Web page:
A rusticated door or window surround with alternating large and small blocks of stone.
The technique was named after the Scottish architect James Gibbs (1682-1754), the most influential London church architect of the early 18th century who used this decoration first. Buehler Hall and Coy Hall both have this feature. Both dormitories were built around the same time (Buehler: 1936, Coy: 1931) and were reconstructed in 1973. They were named after the first and the second headmasters of Hotchkiss. They were, after the Chapel, the works of Henry Waterbury. With Coy he established the so called "Hotchkiss Georgian Style." They are situated right after the entrance, opposing each other with their L-shapes.
A projecting part of a building, as a higher story of a house.
The original idea of the jetty came from Venice in Ancient Rome; the increased population led to higher buildings and acute land shortages in the city centre. Many streets were extremely narrow, but additional space was gained on upper floors by jetties (barbacani) and by building over streets (sottoporteghi). This example is found on Bissell Cottage, which was built in the 1890s by the main designer of Hotchkiss, Bruce Price. This four-square formed house can be found at one end of Bissell Dormitory, being in rhythm with it by its shape.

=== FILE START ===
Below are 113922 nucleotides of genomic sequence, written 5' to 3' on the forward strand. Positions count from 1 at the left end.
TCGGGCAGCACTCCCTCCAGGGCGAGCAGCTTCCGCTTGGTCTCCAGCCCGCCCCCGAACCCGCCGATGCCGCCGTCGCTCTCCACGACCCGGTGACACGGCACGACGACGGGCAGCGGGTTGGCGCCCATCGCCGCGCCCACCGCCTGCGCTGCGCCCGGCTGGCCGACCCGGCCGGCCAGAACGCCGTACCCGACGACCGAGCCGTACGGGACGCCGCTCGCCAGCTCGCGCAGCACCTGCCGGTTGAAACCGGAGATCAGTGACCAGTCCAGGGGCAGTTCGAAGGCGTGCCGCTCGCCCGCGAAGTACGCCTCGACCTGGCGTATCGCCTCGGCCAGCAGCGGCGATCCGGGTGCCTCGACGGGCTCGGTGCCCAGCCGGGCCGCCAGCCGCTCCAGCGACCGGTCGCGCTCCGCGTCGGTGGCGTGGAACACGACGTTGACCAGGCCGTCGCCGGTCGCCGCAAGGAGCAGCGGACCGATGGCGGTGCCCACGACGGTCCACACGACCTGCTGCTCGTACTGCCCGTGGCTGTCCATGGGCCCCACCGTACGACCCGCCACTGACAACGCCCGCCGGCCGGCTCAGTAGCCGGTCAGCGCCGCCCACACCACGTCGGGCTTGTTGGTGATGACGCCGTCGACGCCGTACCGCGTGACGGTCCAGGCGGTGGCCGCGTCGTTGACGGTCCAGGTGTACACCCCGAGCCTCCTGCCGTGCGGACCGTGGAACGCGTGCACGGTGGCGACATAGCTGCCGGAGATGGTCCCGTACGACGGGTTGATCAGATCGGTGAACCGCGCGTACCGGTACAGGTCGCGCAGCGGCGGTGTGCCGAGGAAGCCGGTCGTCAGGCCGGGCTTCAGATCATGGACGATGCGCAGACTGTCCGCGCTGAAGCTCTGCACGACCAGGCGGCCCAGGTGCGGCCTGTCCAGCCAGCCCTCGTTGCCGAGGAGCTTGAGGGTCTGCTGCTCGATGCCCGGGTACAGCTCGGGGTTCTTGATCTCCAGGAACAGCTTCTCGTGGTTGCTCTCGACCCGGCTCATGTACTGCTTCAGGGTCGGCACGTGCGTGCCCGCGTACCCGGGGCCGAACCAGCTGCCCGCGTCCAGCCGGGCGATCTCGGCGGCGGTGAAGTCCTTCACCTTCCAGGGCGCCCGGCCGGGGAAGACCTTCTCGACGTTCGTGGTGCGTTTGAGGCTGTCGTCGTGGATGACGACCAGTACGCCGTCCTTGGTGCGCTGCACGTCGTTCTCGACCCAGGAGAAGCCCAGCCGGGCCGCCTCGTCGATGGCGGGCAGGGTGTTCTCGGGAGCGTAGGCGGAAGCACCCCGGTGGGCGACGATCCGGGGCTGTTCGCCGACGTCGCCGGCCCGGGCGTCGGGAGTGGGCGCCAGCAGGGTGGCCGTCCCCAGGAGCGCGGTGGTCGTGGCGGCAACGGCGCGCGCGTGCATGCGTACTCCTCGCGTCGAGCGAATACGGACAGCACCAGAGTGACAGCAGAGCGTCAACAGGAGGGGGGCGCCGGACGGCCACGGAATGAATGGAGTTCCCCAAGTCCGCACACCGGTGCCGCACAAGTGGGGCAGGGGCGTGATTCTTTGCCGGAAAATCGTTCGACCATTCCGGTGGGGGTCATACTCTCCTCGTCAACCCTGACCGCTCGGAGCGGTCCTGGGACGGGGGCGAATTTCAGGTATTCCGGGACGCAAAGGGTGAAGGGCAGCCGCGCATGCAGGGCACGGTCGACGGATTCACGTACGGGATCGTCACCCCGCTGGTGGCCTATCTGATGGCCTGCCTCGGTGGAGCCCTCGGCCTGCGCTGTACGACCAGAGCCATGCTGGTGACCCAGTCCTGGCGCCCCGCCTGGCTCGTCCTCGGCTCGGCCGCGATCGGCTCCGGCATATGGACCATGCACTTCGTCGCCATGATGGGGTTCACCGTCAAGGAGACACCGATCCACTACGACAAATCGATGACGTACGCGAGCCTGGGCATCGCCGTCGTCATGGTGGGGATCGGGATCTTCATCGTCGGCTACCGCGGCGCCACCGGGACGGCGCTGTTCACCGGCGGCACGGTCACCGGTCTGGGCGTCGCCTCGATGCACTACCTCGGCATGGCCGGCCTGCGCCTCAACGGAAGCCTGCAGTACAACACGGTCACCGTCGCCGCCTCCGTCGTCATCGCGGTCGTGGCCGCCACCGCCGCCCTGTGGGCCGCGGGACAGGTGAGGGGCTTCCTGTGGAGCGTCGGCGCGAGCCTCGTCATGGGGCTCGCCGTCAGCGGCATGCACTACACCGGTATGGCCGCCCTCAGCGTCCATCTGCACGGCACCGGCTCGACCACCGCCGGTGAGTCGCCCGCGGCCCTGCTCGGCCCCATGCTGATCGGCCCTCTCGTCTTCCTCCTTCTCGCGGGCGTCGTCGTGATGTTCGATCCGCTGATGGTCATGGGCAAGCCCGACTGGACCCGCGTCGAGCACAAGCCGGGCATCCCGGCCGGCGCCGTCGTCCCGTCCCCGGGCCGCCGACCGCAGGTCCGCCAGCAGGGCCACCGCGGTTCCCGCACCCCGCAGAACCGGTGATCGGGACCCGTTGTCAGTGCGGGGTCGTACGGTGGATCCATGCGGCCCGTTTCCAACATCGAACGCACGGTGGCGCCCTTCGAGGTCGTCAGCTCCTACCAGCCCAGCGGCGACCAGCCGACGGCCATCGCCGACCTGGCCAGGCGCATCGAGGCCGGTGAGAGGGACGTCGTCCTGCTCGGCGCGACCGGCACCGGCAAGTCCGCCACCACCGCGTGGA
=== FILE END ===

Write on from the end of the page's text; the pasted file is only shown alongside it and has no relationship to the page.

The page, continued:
The central stone, sometimes carved, in the curve of an arch or vault; the central voussoir of an arch.
Frequently used in Georgian Revival, Renaissance Revival and Romanesque Revival. Harris House, where this example can be found, originally was the headmaster’s residence. It was built in 1894 and was reconstructed in 1912 and 1995 by the New York architects Rossiter and Wright. It is situated in the western end of the Main Street. After a while, the place was needed for other purposes, so in 1994 the headmaster moved to a new house, which was a gift from Fred Frank '50. After the headmaster moved out, the house was redesigned most recently in 2008 for housing the Admission Office.